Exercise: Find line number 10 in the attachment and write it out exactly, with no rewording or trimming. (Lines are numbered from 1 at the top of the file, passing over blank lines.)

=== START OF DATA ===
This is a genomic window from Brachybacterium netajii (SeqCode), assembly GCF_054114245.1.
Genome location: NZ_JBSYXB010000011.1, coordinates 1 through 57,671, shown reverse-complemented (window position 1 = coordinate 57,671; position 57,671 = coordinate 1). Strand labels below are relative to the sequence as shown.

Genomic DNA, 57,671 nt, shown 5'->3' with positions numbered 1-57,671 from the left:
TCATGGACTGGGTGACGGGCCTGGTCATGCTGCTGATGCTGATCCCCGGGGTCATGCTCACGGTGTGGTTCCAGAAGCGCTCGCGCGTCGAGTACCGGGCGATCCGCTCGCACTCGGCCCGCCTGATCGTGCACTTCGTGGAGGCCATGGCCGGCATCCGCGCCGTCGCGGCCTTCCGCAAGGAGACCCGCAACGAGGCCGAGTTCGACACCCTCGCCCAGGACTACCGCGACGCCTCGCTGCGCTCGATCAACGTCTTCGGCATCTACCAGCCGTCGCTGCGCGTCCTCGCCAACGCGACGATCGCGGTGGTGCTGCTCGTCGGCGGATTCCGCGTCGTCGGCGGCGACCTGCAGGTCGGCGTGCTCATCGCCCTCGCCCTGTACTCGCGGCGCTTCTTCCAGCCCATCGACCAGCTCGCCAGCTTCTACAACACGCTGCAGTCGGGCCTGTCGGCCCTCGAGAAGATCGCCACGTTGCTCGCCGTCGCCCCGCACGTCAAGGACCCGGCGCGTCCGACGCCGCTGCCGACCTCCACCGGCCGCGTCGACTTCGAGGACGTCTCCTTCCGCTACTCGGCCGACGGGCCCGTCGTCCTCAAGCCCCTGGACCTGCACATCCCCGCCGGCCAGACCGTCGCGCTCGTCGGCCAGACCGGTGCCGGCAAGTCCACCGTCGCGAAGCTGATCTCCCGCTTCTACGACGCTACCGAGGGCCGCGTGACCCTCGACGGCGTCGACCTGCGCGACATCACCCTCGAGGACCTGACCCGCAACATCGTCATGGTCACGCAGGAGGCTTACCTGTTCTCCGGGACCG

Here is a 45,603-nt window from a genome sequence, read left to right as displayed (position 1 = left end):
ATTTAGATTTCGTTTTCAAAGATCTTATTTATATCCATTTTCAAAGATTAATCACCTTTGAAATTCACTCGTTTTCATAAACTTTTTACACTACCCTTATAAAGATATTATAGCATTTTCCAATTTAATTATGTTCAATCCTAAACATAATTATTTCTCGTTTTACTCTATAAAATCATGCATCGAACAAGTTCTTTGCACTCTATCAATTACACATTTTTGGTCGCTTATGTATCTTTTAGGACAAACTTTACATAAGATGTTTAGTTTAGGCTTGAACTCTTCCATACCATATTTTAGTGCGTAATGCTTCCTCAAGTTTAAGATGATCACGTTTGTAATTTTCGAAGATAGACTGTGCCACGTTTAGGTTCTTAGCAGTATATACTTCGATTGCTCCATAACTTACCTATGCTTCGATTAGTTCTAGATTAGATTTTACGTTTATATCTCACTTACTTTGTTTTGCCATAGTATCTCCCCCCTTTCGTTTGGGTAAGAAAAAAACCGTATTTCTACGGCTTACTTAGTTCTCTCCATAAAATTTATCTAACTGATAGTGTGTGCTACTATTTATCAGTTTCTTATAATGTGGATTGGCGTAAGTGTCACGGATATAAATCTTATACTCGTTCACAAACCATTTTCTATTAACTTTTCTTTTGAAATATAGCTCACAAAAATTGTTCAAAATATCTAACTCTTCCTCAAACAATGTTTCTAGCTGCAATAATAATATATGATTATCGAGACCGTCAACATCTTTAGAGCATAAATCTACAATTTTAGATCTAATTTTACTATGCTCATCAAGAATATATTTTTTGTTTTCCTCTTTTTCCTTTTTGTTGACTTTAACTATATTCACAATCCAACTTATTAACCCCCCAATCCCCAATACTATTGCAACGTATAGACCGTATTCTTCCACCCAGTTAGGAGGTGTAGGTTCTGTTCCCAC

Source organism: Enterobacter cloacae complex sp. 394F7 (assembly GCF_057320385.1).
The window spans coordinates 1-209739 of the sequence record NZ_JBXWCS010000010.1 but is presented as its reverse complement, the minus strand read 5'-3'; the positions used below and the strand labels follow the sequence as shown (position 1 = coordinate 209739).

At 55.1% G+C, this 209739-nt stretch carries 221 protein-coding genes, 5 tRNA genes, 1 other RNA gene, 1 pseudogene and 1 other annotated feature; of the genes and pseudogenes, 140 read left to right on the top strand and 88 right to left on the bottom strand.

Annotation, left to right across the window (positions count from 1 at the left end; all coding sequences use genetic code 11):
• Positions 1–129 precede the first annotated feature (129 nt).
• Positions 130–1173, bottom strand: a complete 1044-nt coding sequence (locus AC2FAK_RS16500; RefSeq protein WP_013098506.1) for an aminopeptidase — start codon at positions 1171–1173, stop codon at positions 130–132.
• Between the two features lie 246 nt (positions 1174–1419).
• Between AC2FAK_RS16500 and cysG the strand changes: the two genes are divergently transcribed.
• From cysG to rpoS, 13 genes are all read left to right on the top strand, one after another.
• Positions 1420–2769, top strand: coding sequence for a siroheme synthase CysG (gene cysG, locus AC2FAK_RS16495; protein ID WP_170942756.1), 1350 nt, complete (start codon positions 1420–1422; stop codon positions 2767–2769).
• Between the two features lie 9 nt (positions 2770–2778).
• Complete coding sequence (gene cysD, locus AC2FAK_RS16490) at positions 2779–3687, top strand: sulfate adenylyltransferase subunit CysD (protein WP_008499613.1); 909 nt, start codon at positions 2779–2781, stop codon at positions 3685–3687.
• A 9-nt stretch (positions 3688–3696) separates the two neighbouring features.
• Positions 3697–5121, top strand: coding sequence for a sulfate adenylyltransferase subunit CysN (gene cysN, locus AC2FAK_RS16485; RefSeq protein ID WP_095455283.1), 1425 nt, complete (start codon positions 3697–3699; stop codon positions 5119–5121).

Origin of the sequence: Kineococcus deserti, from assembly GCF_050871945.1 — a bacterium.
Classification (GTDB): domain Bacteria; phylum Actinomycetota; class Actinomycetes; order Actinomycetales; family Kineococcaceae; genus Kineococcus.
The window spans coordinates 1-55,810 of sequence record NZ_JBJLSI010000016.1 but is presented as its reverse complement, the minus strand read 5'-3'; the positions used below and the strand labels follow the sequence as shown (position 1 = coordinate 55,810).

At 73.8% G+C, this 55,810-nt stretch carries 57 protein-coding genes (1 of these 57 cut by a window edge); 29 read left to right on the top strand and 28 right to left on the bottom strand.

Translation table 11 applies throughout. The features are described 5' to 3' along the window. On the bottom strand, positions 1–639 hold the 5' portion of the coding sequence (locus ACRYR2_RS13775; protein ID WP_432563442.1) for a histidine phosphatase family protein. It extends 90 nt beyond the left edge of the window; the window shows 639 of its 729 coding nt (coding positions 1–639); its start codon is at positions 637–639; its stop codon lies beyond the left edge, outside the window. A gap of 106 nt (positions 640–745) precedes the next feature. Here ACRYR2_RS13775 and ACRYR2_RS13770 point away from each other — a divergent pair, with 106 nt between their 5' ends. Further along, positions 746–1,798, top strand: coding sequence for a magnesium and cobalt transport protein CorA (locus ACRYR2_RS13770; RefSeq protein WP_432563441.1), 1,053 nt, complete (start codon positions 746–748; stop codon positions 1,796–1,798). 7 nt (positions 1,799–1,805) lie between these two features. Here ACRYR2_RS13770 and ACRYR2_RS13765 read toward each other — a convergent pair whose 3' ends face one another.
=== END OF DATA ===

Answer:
Annotation, left to right across the window (positions count from 1 at the left end; all coding sequences use genetic code 11):